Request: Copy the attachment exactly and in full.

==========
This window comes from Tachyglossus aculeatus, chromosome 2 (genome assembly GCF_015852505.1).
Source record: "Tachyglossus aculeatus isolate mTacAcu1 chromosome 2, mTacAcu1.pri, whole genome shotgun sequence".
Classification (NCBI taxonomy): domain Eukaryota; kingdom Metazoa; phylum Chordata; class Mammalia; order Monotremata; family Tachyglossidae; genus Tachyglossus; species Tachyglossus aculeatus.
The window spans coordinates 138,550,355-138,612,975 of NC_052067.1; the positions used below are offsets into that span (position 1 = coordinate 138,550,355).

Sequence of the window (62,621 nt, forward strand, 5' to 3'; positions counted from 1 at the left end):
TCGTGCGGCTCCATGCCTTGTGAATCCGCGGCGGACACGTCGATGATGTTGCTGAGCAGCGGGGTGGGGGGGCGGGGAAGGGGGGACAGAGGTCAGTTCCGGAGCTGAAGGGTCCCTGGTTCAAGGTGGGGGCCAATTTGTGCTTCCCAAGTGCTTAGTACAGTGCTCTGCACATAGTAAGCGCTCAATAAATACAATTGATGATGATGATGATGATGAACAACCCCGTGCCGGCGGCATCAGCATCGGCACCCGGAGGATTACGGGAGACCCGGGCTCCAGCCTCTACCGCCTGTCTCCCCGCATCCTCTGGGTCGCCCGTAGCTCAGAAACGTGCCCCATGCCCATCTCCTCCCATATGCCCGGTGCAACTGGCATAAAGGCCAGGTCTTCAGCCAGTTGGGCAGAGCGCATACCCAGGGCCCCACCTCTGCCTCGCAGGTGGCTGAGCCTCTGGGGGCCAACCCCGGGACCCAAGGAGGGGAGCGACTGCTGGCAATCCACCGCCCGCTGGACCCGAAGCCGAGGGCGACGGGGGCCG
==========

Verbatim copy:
This window comes from Tachyglossus aculeatus, chromosome 2 (genome assembly GCF_015852505.1).
Source record: "Tachyglossus aculeatus isolate mTacAcu1 chromosome 2, mTacAcu1.pri, whole genome shotgun sequence".
Classification (NCBI taxonomy): domain Eukaryota; kingdom Metazoa; phylum Chordata; class Mammalia; order Monotremata; family Tachyglossidae; genus Tachyglossus; species Tachyglossus aculeatus.
The window spans coordinates 138,550,355-138,612,975 of NC_052067.1; the positions used below are offsets into that span (position 1 = coordinate 138,550,355).

Sequence of the window (62,621 nt, forward strand, 5' to 3'; positions counted from 1 at the left end):
TCGTGCGGCTCCATGCCTTGTGAATCCGCGGCGGACACGTCGATGATGTTGCTGAGCAGCGGGGTGGGGGGGCGGGGAAGGGGGGACAGAGGTCAGTTCCGGAGCTGAAGGGTCCCTGGTTCAAGGTGGGGGCCAATTTGTGCTTCCCAAGTGCTTAGTACAGTGCTCTGCACATAGTAAGCGCTCAATAAATACAATTGATGATGATGATGATGATGAACAACCCCGTGCCGGCGGCATCAGCATCGGCACCCGGAGGATTACGGGAGACCCGGGCTCCAGCCTCTACCGCCTGTCTCCCCGCATCCTCTGGGTCGCCCGTAGCTCAGAAACGTGCCCCATGCCCATCTCCTCCCATATGCCCGGTGCAACTGGCATAAAGGCCAGGTCTTCAGCCAGTTGGGCAGAGCGCATACCCAGGGCCCCACCTCTGCCTCGCAGGTGGCTGAGCCTCTGGGGGCCAACCCCGGGACCCAAGGAGGGGAGCGACTGCTGGCAATCCACCGCCCGCTGGACCCGAAGCCGAGGGCGACGGGGGCCG